At least two recent murders of women—Scarlett plus Paula in Malpaisillo—could have been prevented, but though the police were warned, they failed to act on the information because the victims were women. It was the same principle in Posoltega during Hurricane Mitch, when local mayor Felícitas Zeledón kept requesting help, fearing that the interminable rains would produce a landslide on a nearby volcano. But because she was a woman, President Alemán called her “hysterical” and failed to react to avoid the tragedy. We want the fact that a woman warns about the danger to be considered an aggravating circumstance rather than the mitigating circumstance that it currently represents. We don’t want to be taken less notice of any longer, so that when a woman talks people understand that the emergency is all the more pressing. That’s why we’ve chosen the slogan “I’m a female citizen; I demand to live without violence!” for this year’s campaign. Nobody’s doing me a favor, it’s something I’m demanding because it’s my right, because I’m a female citizen, because the institutions are obliged to protect me.
1998-2002: Incursion into national policy circlesIn 1998 the Network was one of the founding members of the Civil Coordinator for the Emergency and Reconstruction and we participated in the follow-up of the Stockholm accords, seeking to guarantee women’s health and the eradication of violence against women, which were among the indicators established for the Central American governments. Following Stockholm we started to dialogue and negotiate with other government bodies and began pushing a women’s agenda further than both the state and civil society, actors with whom we had worked with up to then. For years, we had prioritized talking to INIM, and had also talked to the police and the Health Ministry and to a much lesser extent the Ministry of the Family, due to the whole debate still raging around that ministry. We never talked with the Ministry of Education at all during the reign of Humberto Belli, who placed notices at the ministry gates declaring “The presence of NGOs is strictly forbidden in this center.” But things were opening up and we had to bring the issue of violence into the open, treating it as a national public policy problem and not just one of those issues lumped together as “social” policy and fobbed off on the government’s social Cabinet.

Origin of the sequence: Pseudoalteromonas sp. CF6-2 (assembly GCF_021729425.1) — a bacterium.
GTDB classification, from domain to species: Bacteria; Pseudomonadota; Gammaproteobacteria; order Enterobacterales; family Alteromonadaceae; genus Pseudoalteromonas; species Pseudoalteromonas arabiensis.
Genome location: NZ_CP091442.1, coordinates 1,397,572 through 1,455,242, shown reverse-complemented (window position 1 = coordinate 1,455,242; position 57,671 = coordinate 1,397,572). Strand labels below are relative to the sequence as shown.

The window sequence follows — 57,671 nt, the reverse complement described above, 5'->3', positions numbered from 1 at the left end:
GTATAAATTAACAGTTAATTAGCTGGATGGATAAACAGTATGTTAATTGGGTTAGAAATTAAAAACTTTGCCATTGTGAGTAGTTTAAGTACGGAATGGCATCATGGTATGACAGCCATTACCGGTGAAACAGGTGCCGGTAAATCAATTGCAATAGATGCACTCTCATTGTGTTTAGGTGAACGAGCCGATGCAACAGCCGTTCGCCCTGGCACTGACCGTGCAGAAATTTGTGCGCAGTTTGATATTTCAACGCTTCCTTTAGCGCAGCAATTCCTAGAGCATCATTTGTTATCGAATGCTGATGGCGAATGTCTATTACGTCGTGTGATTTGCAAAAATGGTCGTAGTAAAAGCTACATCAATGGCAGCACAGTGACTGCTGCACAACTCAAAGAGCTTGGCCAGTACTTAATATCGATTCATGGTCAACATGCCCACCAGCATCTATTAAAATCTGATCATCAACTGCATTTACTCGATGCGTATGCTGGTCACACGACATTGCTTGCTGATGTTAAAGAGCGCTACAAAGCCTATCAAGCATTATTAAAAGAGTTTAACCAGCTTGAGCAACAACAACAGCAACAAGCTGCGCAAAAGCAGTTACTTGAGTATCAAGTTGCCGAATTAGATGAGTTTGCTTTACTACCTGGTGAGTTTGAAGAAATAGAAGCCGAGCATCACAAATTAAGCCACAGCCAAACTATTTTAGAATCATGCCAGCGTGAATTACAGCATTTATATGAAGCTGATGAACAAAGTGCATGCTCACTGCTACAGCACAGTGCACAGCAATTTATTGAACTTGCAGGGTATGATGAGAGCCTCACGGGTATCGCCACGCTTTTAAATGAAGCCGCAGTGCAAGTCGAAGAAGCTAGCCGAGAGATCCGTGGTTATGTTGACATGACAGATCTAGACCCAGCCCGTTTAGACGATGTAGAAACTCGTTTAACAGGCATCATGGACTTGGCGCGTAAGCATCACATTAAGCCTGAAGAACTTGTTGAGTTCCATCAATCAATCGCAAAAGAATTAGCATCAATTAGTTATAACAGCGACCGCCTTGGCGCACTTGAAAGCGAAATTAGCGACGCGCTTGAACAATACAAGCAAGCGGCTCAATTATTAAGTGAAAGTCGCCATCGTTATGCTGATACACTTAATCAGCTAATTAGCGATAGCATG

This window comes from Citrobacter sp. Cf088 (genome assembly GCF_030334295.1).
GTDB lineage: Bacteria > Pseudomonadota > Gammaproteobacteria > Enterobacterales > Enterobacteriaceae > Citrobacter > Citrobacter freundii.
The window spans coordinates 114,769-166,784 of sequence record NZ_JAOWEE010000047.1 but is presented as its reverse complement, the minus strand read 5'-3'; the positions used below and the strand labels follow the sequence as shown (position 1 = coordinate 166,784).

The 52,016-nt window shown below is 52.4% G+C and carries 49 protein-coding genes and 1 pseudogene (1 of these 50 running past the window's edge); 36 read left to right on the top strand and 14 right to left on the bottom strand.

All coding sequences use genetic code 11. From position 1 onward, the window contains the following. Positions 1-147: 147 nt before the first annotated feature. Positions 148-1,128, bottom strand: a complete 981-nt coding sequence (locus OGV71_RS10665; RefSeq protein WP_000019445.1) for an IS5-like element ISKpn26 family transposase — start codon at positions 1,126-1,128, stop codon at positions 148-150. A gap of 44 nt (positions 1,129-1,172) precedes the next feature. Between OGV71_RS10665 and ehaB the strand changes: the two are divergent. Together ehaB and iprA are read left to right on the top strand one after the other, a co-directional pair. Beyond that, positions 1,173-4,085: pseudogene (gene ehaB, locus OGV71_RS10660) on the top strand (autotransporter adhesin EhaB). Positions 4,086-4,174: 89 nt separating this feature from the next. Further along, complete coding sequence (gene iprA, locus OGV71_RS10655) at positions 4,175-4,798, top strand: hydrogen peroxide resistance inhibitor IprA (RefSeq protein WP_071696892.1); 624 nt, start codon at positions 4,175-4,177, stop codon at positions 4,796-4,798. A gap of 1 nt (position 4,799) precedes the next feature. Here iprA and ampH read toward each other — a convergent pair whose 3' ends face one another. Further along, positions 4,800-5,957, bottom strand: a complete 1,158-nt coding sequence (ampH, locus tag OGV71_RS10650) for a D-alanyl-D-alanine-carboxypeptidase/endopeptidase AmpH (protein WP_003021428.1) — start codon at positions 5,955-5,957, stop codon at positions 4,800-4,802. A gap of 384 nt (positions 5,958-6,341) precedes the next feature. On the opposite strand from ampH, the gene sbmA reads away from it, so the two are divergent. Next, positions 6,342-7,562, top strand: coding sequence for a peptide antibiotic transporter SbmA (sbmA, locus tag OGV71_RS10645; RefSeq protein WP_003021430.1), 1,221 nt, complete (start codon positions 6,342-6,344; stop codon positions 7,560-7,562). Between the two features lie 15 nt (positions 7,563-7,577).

We have yet to evaluate our subsequent incursion into national policy. In 1998 the state created the National Anti-Violence Commission and a National Plan against Violence started to be drawn up. We began to increase our range of advocacy and proposals by participating in national plans, inter-sectoral commissions involving government and civil society bodies and the Civil Coordinator’s national efforts to dialogue with the state. In January 2002, at the beginning of the Bolaños administration, this process culminated with the inclusion of our network in the National Economic and Social Planning Council (CONPES), where Matilde Lindo from Puerto Cabezas and I are the representatives and we try to use our participation to represent Nicaraguan women as a whole. Being recognized as political dialoguers in this national debate forum aimed at influencing the design of national policies has opened up new debates within the Network. In 2002 we started to talk about corruption. Are we going to open ourselves up to this and other national issues, will we make pronouncements about the Free Trade Area of the Americas or Plan Puebla-Panama?